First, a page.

Japanese: "Kosaki no Ikimi-gozen wa, kanojo jishin no kenri ni okeru chuugakkoo jugo'i no tsubone o teiji."
English: "Presenting Kosaki no Ikimi-gozen, a court lady of the junior fifth court rank in her own right."
Her clan name is "Kosaki" (子崎), which means "young coast" and her given name is "Ikimi" (気美), which means "spiritual beauty." Her status of junior fifth rank qualifies her as a “denjobito” – a courtier with palace access – and permits her to wear kurenai robes in her juni-hitoe ensembles. As one of the forbidden colors, Ikimi-gozen’s ability to wear kurenai (scarlet red) colored robes was a sign of high position within the Imperial court hierarchy.
I was doing some research on Japanese historical fashion and I found this website about the Heian period of Japan. And this is what I learned!
This is the style of clothing that was worn by important ladies in the royal court (between the years 794 to 1192) and it's called "juni-hitoe" which means "twelve layers."
Basically, the ladies would all wear the same white underkimono and red baggy hakama pants but they would differentiate themselves from each other by wearing multiple layers of colored kimono over the basic outfit. During the summer the ladies could wear as little as 1 hitoe (outer kimono) and as many as 20 hitoe during the winter or on ceremonial occasions! The there were no real patterns on the hitoe since the idea was to have many layers and the focus was on the color combinations created through the layering process.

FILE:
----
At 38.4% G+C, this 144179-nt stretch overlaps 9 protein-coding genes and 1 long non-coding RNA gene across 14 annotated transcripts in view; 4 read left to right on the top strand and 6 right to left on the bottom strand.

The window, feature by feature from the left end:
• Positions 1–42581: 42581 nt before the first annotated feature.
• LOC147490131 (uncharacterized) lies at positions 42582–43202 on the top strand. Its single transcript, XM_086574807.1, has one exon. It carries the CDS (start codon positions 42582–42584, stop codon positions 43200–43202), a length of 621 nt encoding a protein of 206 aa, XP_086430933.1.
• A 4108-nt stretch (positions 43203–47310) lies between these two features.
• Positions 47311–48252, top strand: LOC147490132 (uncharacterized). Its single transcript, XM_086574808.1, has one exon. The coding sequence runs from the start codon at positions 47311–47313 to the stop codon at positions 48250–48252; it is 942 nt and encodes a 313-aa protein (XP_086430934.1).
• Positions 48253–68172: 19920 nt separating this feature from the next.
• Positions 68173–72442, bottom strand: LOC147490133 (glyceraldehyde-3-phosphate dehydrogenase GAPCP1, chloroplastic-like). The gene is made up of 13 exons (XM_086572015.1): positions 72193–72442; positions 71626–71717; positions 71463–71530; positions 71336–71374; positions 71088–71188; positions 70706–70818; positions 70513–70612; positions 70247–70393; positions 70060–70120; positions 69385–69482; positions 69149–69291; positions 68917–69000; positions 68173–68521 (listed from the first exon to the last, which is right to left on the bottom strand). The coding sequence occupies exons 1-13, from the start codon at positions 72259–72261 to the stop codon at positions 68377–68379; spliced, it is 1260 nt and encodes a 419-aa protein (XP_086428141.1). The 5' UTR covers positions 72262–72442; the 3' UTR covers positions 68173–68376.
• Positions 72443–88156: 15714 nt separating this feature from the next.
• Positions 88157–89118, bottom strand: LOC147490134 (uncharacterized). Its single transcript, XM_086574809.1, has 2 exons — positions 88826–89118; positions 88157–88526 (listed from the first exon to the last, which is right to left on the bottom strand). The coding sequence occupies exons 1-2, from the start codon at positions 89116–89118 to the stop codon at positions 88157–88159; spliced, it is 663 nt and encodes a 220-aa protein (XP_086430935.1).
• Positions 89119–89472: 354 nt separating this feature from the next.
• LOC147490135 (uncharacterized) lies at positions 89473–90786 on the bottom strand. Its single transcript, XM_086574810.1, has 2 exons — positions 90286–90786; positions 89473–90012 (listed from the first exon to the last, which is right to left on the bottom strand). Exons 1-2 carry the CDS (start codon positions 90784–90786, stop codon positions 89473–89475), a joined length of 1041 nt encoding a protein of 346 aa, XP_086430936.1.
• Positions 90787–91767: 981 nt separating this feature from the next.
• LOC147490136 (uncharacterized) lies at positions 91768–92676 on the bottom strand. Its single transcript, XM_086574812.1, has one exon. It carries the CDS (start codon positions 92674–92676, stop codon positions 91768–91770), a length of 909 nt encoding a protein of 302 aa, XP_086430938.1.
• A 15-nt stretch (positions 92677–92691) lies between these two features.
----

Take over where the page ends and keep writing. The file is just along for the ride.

As it sometimes still applies when kimonos are worn in modern times, certain motifs and color schemes are considered appropriate for different times of the year and many (if not all of those season-appropriate customs) were developed and enforced during the Heian period. Using my birthday as a guide, I chose a juni-hitoe color scheme (called "Haji Momiji" or "Sumac Foliage") and drew up this!
Then it also inspired me to continue doing more research and draw up costumes for myself from different historical periods from lots of different countries! I call it my International Princess/Courtesan Collection! So there's more coming!
Just in case anyone finds it familiar, this the style of kimono that Inuyasha's mother is usually seen wearing.